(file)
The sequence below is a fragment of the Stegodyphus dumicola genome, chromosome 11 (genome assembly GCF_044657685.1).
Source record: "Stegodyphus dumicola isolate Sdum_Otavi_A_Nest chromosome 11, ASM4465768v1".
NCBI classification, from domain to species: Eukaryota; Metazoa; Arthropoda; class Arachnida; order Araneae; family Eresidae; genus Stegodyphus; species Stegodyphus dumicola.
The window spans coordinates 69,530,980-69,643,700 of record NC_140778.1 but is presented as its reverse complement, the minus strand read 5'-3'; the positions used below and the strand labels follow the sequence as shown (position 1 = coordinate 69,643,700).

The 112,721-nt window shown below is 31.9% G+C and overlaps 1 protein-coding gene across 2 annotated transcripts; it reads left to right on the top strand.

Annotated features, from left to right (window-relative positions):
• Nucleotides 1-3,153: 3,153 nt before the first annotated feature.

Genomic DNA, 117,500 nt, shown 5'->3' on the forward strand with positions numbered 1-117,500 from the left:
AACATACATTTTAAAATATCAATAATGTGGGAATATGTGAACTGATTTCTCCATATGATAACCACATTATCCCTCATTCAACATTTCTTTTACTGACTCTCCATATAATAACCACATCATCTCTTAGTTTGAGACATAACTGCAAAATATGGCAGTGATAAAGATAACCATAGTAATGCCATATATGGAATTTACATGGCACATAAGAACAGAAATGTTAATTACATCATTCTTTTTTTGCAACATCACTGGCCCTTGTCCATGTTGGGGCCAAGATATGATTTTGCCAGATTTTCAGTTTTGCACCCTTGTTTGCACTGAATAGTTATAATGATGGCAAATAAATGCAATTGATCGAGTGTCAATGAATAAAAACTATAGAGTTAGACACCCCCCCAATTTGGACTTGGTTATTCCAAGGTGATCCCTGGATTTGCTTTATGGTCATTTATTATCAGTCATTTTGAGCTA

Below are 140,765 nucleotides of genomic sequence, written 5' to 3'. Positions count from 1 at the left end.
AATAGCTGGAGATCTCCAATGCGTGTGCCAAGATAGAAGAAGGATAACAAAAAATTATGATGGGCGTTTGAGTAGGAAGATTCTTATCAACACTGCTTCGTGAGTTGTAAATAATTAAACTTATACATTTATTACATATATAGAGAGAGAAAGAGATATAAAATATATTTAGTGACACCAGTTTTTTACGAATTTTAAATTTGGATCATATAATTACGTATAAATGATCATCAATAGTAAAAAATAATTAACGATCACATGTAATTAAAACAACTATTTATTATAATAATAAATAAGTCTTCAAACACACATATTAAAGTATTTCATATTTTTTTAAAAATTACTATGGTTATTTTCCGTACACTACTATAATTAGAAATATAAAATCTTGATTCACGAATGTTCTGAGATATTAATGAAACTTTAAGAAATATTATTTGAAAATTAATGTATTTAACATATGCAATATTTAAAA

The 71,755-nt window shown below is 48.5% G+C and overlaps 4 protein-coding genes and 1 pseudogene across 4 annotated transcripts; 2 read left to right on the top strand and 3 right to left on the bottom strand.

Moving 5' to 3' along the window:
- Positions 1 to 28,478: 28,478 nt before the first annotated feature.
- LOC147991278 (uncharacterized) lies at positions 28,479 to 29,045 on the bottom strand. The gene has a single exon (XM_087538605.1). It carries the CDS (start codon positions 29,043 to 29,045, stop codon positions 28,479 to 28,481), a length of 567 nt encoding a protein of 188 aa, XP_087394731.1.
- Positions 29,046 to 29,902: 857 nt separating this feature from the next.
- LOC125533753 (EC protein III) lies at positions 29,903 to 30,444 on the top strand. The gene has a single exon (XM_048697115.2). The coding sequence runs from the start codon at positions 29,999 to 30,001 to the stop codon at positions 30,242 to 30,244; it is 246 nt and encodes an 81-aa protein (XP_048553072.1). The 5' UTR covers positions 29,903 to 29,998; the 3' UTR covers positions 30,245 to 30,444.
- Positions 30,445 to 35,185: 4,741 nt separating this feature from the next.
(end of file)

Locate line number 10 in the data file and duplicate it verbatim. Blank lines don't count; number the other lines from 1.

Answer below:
Below are 140,765 nucleotides of genomic sequence, written 5' to 3'. Positions count from 1 at the left end.